A demon had possessed Dani and another been with them in the guise of the cat Onyx. It was demons who had destroyed the dragon’s world, murdered most of them, exiled the rest. It was demons who had infested the Dark Hills, who haunted their every move since the beginning.
Now they were going to spend another night in the realm of Direhaven, a city of demons.
I wrote this for the Thursday photo prompt: Shelter #writephoto hosted at Sue Vincent’s Daily Echo.
Every Thursday, Sue shares one of her photos and anyone who wants to participate, can use it as the inspiration for crafting a poem, short story, or other creative work.
I’ve been using them as weekly prompts to continue writing what I hope will be my first novel, one chapter at a time, the saga of five siblings mysteriously trapped in a world of gods, ghosts, demons, and dragons. Today, we saw that Direhaven is not what they thought it was and that their is a difficult shared history between the elves (or demons) and the dragons. We also saw our first hint at how both Direhaven and the dragons came to be exiled, and the foul alliance between Janellize’s kin and a rebel dragon tribe.
But what does all of this have to do with Dani, Mandy, and the others, and who are the other children residing in Vovin. The next chapter and those that follow will start to solve these mysteries and perhaps introduce more.
In the meantime, here’s a partial list of what I’ve written about the Davidson childrens’ adventures with Dani and Shay so far:
- Mr. Covingham’s Secret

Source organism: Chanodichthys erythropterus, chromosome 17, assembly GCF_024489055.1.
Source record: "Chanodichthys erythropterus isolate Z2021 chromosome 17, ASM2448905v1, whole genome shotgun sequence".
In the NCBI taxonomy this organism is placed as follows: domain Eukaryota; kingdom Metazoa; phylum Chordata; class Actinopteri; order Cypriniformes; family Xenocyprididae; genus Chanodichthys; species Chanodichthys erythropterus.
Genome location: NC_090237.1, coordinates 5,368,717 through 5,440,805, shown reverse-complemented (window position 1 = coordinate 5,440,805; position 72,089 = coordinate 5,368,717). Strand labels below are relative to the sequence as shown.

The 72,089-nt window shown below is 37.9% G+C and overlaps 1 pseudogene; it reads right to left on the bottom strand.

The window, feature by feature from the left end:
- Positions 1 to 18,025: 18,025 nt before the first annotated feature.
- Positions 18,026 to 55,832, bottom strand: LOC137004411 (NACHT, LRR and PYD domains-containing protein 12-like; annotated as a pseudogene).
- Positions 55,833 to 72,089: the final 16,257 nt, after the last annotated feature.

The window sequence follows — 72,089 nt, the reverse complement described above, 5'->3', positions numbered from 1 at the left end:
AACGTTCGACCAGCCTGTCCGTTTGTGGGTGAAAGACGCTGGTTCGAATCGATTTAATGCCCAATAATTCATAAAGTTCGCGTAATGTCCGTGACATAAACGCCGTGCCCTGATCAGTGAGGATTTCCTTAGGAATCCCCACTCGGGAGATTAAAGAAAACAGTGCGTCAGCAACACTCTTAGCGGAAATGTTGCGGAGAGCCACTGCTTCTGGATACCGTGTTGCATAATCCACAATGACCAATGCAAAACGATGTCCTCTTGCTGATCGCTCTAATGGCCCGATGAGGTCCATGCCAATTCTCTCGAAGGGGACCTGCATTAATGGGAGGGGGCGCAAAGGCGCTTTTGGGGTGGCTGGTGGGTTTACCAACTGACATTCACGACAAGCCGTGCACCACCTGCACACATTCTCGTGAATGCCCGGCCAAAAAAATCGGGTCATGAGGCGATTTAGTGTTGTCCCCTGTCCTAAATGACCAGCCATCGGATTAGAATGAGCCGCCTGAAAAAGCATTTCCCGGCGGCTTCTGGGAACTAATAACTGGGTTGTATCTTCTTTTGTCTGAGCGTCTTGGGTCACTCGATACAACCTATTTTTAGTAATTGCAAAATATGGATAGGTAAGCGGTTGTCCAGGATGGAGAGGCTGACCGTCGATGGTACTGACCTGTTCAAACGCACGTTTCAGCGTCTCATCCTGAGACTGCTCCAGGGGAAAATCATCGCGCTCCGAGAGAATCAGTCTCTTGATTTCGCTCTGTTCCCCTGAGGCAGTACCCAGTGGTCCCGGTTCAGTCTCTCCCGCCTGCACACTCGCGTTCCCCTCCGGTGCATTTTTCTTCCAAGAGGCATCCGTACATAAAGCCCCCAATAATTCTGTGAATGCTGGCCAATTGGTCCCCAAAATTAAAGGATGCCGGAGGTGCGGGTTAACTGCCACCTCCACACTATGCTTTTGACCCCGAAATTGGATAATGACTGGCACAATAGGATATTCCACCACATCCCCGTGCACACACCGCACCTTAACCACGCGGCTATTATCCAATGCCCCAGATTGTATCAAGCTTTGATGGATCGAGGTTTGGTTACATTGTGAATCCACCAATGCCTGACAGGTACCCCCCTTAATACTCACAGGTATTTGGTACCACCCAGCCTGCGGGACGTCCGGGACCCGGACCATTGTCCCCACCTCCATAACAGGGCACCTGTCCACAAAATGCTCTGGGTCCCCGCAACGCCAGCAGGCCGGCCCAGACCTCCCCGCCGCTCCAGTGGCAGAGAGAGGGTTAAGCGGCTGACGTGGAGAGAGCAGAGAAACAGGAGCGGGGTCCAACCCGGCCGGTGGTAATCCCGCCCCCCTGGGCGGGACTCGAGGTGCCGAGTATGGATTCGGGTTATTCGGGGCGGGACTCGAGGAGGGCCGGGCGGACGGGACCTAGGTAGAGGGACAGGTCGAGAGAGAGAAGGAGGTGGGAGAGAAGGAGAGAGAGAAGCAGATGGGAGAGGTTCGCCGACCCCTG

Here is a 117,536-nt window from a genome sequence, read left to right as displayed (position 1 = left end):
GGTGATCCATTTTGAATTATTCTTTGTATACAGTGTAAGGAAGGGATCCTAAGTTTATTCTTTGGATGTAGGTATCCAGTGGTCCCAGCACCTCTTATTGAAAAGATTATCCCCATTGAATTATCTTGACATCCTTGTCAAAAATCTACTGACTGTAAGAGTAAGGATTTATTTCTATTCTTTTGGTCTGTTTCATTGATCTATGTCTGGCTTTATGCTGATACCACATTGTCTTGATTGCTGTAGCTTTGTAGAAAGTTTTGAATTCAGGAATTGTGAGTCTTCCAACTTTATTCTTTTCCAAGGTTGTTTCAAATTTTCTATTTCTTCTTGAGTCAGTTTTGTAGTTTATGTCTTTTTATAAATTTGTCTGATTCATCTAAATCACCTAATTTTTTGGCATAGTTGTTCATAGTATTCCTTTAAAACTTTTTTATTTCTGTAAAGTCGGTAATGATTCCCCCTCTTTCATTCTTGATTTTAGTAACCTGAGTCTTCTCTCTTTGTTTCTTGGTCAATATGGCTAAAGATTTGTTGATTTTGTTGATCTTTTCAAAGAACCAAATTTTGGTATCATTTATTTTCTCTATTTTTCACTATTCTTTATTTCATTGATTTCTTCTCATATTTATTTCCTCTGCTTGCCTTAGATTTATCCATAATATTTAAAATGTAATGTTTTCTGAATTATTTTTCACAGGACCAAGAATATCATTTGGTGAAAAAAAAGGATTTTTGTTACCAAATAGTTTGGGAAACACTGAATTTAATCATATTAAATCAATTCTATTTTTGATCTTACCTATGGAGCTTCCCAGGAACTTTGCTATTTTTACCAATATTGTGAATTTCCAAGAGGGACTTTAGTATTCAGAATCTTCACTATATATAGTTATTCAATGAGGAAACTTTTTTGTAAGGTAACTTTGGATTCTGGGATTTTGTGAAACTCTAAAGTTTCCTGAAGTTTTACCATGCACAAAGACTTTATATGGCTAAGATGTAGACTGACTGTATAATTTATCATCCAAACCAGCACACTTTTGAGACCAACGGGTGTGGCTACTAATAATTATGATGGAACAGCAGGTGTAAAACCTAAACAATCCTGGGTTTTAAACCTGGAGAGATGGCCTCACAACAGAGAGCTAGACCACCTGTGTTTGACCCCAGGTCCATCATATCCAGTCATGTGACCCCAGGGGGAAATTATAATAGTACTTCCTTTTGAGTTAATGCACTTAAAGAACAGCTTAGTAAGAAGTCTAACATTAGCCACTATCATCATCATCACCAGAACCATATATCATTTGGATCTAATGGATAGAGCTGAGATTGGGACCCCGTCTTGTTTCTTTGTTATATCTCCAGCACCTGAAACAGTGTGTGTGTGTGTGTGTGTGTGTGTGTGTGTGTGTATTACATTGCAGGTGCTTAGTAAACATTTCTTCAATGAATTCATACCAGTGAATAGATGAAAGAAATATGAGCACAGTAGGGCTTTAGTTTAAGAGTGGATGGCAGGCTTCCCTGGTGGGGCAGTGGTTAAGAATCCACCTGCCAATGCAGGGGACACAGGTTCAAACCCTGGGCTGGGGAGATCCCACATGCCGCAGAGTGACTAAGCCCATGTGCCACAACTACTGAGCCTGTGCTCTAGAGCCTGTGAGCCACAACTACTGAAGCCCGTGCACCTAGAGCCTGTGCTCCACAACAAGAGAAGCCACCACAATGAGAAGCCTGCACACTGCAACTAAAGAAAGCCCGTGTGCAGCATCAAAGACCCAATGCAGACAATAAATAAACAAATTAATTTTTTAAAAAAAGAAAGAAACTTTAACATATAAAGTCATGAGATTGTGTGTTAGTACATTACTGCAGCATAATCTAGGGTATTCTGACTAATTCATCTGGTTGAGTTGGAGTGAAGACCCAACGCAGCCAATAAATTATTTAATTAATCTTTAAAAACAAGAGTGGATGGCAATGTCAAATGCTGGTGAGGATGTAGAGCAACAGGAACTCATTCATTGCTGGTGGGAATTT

- Wilderness Pilgrims
- The God of the Dark Hills
- Hall of the Mountain Kings
- Sojourn in Direhaven
- Trial at Sakhr
- What Secrets We Keep
I’ll flesh it out as time allows.
Let me know what you think of this story and the very uncertain future of the five Davidson kids. Thanks.
The next chapter is The Tracker.
8 thoughts on “The Uneasy Pact”
Demons! This is shaping up to be an epic tale indeed, I’m sure this can easily become that first novel James, it’s reading like one.
Thanks. I’ve been concerned that this chapter and the previous one were a bit slow moving.
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But that depends on what feel you want to give your novel, isn’t it? LOTR was damn slow for many people, Robin Hobb’s books are excruciatingly slow at times, but they are loved by many, including me. So if you are looking at them as blog posts, your concerns might be valid, but if they’re pieces of a larger whole, why worry? You can always edit out certain parts once the ‘story’ is complete. Just my humble two cents, I’ve never written a novel, so not an expert 🙂
You’re a reader. That makes you an expert in what you like to read and why. Thanks.
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It is good to get some of th ebackstory here, James… not ‘slow’ for me at all.
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Glad to hear that, Sue. I’m kind of hoping suspense will carry the reader over this part, especially trying to guess both what Janellize and Shay are really up to, plus whether or not any other pesky possessions will be discovered.